This content was published: November 23, 2011. Phone numbers, email addresses, and other information may have changed.
PCC board member wins regional, state accolades
Photos and Story by James Hill
Portland Community College is celebrating its 50 years of serving the community and few people better exemplify that spirit than PCC board of director Jim Harper, who was honored recently with national and statewide accolades.
The Northwest Portland resident, who serves as PCC board chair, won the 2011 Pacific Region Trustee Leadership Award from the Association of Community College Trustees, a national organization based in Washington, D.C., and the Oregon Community College Association’s Howard Cherry Award for Outstanding Community College Board Member, a state award. He also was named to the ACCT board at its convention in Dallas, Texas in October.
“I feel really honored and privileged to be recognized in this way,” Harper said. “Both awards rank high for me.”
The awards recognize Harper’s more than 40 years involvement with the college as a student, volunteer, PCC Foundation and PCC board member and a corporate user of PCC services. Harper, who is a local realtor in Portland and a former director of Human Resources at Wacker Siltronic Corp and division manager for Tektronix, Inc., has been on the PCC board since 2005 when he was elected as the Zone 4 (downtown and portions of Columbia County) representative.
Helped to establish national program for high school dropouts
One of his biggest accomplishments has been the Gateway to College National Network. He is one of the founding board members of the network and currently serves as secretary for this organization, which gives high school dropouts a second chance at completing their diploma and transitioning to college. It’s been replicated nationwide at more than 110 school districts.
“I think it’s so important for young people to be educated and have a quality education,” he said. “That is what I’m all about – student success and completion, and having diploma and certificates that mean something.”
In addition to his trustee work for PCC, Harper has been on the PCC Foundation board for more than 24 years. He has helped provide guidance as the Foundation has grown substantially over the years since he joined its board in 1987. In the initial years of serving on the PCC Foundation Board while working for Tektronix and later Wacker Siltronic, he used PCC’s workforce development program to provide his employees opportunities to take college classes or participate in onsite job-skill training. He pioneered a tuition refund program where employees were reimbursed for any college classes or training they took through PCC in an effort to promote workforce development.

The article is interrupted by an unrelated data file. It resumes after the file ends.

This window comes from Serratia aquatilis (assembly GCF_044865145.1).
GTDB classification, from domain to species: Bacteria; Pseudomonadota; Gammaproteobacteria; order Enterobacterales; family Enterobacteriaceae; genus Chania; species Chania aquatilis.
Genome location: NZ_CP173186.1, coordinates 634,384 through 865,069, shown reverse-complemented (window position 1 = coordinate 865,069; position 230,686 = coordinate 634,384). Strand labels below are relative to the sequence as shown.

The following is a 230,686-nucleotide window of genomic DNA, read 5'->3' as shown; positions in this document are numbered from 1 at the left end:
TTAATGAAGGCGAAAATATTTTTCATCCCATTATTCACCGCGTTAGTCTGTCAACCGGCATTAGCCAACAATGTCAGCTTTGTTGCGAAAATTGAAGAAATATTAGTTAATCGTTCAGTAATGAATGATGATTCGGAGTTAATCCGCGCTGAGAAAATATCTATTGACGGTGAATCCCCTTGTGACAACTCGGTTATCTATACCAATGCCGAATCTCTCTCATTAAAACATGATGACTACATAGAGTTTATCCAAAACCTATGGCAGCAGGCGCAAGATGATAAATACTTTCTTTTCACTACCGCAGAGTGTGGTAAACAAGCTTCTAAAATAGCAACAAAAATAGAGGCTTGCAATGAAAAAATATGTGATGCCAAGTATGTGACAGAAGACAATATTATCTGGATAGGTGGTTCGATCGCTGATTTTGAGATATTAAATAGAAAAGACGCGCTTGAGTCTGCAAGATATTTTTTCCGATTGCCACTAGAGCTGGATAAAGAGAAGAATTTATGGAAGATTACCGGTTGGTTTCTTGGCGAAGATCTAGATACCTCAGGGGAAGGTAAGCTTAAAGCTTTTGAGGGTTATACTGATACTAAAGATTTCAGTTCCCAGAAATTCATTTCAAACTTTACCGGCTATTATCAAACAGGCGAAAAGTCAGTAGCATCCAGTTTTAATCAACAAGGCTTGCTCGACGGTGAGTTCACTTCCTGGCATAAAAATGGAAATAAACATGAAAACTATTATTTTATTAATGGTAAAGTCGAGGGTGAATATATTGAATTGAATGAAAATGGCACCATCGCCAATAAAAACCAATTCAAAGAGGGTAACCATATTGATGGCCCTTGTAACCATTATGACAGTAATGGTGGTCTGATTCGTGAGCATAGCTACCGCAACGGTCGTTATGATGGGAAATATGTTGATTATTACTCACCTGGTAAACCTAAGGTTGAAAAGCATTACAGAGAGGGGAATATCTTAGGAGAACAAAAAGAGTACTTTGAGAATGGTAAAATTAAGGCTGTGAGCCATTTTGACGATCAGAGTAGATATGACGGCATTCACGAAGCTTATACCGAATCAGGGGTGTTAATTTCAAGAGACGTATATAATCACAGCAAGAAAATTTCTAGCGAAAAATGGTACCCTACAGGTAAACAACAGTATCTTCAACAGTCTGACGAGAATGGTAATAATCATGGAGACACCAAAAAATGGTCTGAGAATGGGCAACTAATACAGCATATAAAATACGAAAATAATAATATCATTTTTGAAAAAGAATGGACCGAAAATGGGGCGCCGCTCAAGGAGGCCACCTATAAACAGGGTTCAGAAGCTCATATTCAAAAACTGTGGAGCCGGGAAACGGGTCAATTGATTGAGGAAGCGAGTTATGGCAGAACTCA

“I’ve been so committed to education ever since I was in grade school and my mom was a teacher for 42 years,” Harper said. “I went to school right out of the Navy and went to work at Tektronix. At that time, my son and I actually took a computer class at PCC when he was in grade school and that’s when they had ‘zeros’ and ‘dots’ and ‘on’ and ‘off’ and all that.
“So I’ve been involved with PCC one way or another,” he added. “Being on the Foundation and now the trustee board is very important to me and I want to continue to do that.”
Committed to fellow trustees, lifelong learning
Harper has served as a member of the Oregon Community College Association Executive Committee and eventually became OCCA President. As a past president of the OCCA, he continues to actively serve the interests of the association and he has led efforts to build strong relationships between board members statewide. In addition to serving on numerous local business and community councils, he’s helped to develop the Life by Design Northwest Program, which serves retired seniors who are looking for lifelong learning courses or after-50 life management.
“Jim is one of our most devoted and active trustees who spends his time collaborating and connecting with his fellow trustees and promoting the community college concept to local and national audiences,” said fellow board member David Squire.
The Association of Community College Trustees is a non-profit educational organization of governing boards, representing more than 6,500 elected and appointed trustees who govern over 1,200 community, technical, and junior colleges in the United States and beyond. These community professionals make decisions that affect more than 1,200 colleges and over 11 million students annually.
The Oregon Community College Association represents the seventeen publicly chartered community colleges and their locally elected board members as well as the interests of the faculty, staff, administration and nearly 350,000 students in those colleges.